- Myron Medcalf, College Basketball Reporter
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College basketball’s players, coaches and observers don’t obsess over speed the way it is scrutinized in college football.
But it’s still interesting to discuss the short list of players who might own the “fastest player in college basketball” title.
Not long ago, I was at the Weatherup Center, talking with Arizona State coach Herb Sendek about point guard Jahii Carson. “We have the fastest point guard in college basketball,” Sendek said. “Who’s faster than him?”
“Do you remember that play last season at Oregon State,” I asked. “When he went the length of the court off a made free throw?”
Said Sendek: “Oh, I’ll never forget it.”
Carson starts sprinting after taking the inbounds near the opposing free throw line. And then … Usain Bolt. He’s gone. Just 3.4 seconds later, he scores on a layup.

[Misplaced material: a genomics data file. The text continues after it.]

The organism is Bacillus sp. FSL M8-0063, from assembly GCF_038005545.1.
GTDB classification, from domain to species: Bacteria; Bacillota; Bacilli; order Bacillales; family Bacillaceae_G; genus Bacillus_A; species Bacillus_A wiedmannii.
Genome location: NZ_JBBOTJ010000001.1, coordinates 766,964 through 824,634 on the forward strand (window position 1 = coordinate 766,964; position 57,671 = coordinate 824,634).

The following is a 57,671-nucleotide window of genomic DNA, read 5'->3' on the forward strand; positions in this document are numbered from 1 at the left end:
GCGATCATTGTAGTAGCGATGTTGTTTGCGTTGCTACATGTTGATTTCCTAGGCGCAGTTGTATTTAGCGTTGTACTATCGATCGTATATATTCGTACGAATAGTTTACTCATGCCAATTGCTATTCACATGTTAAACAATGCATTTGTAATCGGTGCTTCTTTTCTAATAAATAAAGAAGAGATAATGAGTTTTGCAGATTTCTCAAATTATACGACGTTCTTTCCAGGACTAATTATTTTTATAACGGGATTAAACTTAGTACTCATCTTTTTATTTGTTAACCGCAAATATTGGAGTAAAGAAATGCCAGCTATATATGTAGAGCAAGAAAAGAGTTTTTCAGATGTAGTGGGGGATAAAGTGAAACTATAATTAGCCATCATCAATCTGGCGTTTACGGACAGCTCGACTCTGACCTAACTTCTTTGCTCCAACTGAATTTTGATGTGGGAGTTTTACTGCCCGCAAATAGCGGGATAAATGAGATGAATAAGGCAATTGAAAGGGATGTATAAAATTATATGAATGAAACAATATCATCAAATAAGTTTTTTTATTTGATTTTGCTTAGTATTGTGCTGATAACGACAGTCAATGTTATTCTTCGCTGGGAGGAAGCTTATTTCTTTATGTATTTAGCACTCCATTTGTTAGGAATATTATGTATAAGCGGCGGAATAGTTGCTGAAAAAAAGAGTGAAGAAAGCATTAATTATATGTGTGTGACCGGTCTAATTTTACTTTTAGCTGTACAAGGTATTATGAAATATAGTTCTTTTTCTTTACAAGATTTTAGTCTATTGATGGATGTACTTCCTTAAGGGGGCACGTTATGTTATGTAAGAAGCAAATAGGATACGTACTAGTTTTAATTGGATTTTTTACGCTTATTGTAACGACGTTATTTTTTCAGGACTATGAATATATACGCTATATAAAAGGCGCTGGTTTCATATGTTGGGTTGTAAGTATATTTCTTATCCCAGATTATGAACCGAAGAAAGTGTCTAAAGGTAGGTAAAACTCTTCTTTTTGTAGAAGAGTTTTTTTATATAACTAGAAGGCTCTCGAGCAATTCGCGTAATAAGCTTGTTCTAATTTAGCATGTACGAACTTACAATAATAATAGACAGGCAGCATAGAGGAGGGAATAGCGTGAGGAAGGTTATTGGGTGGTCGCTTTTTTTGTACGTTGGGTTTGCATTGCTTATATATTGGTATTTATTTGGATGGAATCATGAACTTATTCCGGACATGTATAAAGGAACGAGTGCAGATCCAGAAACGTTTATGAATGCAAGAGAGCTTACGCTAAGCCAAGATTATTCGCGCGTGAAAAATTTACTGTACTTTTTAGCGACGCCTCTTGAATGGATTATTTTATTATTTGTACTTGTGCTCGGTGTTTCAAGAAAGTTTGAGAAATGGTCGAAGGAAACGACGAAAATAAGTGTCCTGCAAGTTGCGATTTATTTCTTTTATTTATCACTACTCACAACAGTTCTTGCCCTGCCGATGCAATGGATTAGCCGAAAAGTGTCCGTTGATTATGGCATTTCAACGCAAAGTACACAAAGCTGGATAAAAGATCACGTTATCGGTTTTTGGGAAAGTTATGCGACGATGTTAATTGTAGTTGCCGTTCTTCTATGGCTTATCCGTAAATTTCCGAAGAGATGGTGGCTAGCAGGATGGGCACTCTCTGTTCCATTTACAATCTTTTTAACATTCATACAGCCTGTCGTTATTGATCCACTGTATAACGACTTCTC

It does look like Carson has elite speed. But the fastest point guard in the game? Maybe. He’s certainly in a small group.
We can’t forget Oregon’s Johnathan Loyd, who returned five kicks for touchdowns as a senior return man at his high school in Nevada. And then there’s Memphis point guard Joe Jackson. Penn State's Tim Frazier was definitely on this list prior to his ACL injury. If he’s healthy, he’ll be a headache for perimeter defenders all season.
If I’m picking one player, however, to go coast to coast in college basketball, there’s really no debate. It has to be Louisville’s Russ Smith. I think Smith is the fastest player in college basketball and I’m not sure it’s even close. But he’s not a true point guard.
Again, this isn’t college football so speed isn’t measured the same way. But it’s still an interesting debate.
College basketball’s players, coaches and observers don’t obsess over speed the way it is scrutinized in college football.But it’s still interesting to discuss the short list of players who might own the “fastest player in college basketball” title.